White Silence

Last week I made my first trip on mass transit into the city to go for a doctor’s appointment. Afterwards I walked the length of Madison Avenue from 96th Street to the Path train at 32nd Street. I don’t think I’m exaggerating if I call this the ultimate corridor of White Privilege. Now however, every store front was either boarded up or empty with a For Rent sign. Nothing had been looted or damaged. It was an eerie and disturbing experience. And I had more than 3 miles to think about it. One thought I had. What if every boarded up storefront had signage in support of Black Lives Matter — instead of no statement.

Black Lives Matter

The unjust and senseless killings of George Floyd, Breonna Taylor, Ahmaud Arbery and too many others (even as I write this post) have made clear the gap between justice and safety for people of color in our nation. The raw grief and rage these instances of police brutality have unleashed are completely understandable, and frankly, anything but surprising.

Institutionalized racism goes beyond the physical threat of everyday physical violence. The economic inequity of personal finances is staggering. For example, according to the Center on Poverty & Social Policy, Black families with a new baby have a median household income of $36, 300. For White families, it’s more than twice that at $80,000.

Let’s talk college graduation gaps, more student loan debt and defaults, 73.4 cents on the dollar, the widest home ownership gap in 50 years, fewer retirement accounts with less in them, and less left over for the next generation.

In addition to the psychic stress and physical suffering of our country’s Black population, systemic racism has held them down financially as well. For generations. And financial security is something the world of White Privilege rarely gives a second thought to. Why would we?

I will not be silent any longer. I need to learn. I will make mistakes. I need to listen. I need to look in the mirror. I don’t have the answers. I need to take action. I need to be a part of the change that must come. Now.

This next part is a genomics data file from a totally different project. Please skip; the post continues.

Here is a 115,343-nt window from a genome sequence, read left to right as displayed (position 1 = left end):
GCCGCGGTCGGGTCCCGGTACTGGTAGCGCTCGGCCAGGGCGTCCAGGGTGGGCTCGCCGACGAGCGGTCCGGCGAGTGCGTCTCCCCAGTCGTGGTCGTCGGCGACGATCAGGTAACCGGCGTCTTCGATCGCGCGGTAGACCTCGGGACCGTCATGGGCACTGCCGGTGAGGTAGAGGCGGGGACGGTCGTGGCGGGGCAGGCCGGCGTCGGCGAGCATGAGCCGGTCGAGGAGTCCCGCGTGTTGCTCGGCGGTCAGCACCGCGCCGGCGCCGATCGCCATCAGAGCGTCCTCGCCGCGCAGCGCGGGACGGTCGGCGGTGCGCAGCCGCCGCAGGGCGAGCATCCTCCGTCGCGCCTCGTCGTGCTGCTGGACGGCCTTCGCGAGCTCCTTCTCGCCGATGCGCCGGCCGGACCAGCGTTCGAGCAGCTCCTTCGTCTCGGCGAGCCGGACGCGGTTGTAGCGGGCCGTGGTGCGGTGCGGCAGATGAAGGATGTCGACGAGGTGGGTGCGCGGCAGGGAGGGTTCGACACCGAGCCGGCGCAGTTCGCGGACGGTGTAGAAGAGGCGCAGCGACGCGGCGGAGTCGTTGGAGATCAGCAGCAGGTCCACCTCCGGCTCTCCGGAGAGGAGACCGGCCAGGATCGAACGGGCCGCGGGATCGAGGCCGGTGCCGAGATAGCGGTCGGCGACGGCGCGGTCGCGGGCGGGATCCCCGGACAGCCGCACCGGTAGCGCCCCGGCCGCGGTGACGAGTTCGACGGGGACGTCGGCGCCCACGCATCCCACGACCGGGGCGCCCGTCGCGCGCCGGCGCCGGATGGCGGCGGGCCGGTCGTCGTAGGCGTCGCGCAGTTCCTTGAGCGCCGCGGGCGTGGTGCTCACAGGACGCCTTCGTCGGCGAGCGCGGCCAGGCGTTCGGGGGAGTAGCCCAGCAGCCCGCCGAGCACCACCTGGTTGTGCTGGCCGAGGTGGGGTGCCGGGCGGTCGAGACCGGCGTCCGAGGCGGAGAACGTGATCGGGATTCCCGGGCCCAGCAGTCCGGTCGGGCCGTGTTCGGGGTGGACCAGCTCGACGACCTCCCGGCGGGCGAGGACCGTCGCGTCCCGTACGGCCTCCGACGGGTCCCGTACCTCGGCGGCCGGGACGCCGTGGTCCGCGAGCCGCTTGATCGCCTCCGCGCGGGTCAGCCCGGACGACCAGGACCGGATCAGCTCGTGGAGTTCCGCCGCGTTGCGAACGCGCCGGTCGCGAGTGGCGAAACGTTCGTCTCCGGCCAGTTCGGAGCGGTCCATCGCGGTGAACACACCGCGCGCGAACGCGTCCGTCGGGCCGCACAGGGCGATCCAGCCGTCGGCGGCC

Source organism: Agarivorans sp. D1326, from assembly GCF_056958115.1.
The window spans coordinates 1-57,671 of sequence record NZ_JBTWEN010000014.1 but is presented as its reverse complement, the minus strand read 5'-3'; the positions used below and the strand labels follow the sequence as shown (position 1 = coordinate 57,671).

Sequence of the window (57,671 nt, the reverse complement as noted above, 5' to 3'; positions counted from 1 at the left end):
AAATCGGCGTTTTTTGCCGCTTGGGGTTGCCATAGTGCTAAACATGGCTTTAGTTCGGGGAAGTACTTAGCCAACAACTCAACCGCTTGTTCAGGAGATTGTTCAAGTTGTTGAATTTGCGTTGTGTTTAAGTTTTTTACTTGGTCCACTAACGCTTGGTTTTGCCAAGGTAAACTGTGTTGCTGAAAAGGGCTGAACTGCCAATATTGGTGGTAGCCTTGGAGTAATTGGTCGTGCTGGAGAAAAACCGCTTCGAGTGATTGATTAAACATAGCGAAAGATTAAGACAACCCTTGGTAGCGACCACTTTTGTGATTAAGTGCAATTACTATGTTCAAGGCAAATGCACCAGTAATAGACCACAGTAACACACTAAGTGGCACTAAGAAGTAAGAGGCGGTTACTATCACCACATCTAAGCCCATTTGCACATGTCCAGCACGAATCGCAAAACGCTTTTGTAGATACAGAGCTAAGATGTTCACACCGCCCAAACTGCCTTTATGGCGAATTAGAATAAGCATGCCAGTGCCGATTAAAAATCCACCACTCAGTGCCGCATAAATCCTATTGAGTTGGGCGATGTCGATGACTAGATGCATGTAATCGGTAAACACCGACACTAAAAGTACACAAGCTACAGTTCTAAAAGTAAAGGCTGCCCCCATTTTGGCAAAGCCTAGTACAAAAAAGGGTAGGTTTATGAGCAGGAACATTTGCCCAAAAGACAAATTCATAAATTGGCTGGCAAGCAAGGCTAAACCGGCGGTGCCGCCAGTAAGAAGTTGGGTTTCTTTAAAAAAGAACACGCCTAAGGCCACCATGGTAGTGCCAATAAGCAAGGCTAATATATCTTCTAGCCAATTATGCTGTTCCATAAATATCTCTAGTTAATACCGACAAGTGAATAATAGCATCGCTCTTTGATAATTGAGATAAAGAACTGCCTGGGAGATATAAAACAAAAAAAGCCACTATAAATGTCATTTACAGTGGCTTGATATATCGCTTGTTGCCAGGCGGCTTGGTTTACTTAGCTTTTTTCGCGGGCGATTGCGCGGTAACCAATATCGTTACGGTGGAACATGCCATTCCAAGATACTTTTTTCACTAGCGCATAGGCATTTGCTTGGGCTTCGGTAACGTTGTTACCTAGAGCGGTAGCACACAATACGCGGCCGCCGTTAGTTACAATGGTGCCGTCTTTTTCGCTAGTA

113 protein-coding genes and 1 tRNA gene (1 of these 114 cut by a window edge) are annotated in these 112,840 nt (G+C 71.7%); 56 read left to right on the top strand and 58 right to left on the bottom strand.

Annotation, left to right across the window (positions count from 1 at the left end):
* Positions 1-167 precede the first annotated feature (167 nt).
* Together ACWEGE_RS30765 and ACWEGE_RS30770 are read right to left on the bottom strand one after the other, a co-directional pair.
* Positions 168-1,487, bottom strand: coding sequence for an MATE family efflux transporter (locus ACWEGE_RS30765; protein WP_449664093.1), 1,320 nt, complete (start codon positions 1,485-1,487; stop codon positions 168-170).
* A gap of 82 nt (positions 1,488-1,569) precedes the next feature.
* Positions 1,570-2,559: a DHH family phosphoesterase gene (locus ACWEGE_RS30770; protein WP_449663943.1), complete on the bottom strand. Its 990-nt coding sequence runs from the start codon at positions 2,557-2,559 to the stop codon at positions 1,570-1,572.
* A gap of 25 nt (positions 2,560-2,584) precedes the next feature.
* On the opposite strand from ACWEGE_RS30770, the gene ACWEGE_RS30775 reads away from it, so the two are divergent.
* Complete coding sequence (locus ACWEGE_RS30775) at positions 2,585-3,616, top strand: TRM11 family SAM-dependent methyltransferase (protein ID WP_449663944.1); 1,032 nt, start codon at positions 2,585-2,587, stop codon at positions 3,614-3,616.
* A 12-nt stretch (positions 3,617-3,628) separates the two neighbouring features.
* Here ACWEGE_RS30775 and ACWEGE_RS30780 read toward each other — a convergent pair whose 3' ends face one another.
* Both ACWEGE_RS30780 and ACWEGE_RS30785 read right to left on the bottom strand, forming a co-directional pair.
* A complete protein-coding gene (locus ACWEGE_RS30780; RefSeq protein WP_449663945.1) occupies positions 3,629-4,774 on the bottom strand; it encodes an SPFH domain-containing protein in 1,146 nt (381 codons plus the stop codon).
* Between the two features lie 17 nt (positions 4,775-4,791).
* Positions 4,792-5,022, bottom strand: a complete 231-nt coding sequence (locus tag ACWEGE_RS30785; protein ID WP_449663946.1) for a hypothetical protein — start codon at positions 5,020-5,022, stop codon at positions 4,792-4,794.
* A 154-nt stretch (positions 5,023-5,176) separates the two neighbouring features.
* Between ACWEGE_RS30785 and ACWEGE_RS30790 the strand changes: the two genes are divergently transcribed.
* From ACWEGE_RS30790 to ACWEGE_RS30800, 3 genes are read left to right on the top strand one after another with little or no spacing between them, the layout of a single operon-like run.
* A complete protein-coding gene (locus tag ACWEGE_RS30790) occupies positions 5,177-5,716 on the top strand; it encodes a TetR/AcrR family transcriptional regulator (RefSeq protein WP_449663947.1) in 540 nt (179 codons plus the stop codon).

If you can’t join a protest, you can support organizations and politicians of change. Here are some I have given to in the last few weeks.

NAACP @ https://www.naacp.org/

Black Lives Matter @https://blacklivesmatter.com/about/

The Bail Project @https://bailproject.org/

Color of Change @https://colorofchange.org/

Innocence Project @https://www.innocenceproject.org/donate/?f_src=FY20_web_x_gen_nmat_campTop000Button_Main

Jaime Harrison, who is running for the U.S. Senate against Lindsay Graham@https://jaimeharrison.com/

Charles Booker, who is running against Mitch McConnell in Kentucky @https://bookerforkentucky.com/

Joyce Elliot for Congress (Arkansas) @https://www.joyceelliott.com/

And I’m on the lookout for more candidates and more ways to help every day.

Listen & Learn

All of the non-profit sites above offer excellent and eye-opening (and heart-opening) references to educate yourself. I’ve also learned about other sources from friends and family.

I love Kamau and you will too. Check him out @http://www.wkamaubell.com/podcasts-full

The Red&Black @https://www.redandblack.com/culture/6-podcasts-about-the-black-lives-matter-movement/article_ee63981c-ab6b-11ea-aff0-6bcc5da0108f.html

BBC The Documentary Podcast @https://www.bbc.co.uk/programmes/p03gzydx

Still Processing with Wesley Morris and Jenna Wortham @https://www.nytimes.com/column/still-processing-podcast

The Nickel Boys by Colson Whitehead — one of the most perfect yet heartbreaking books I have ever read.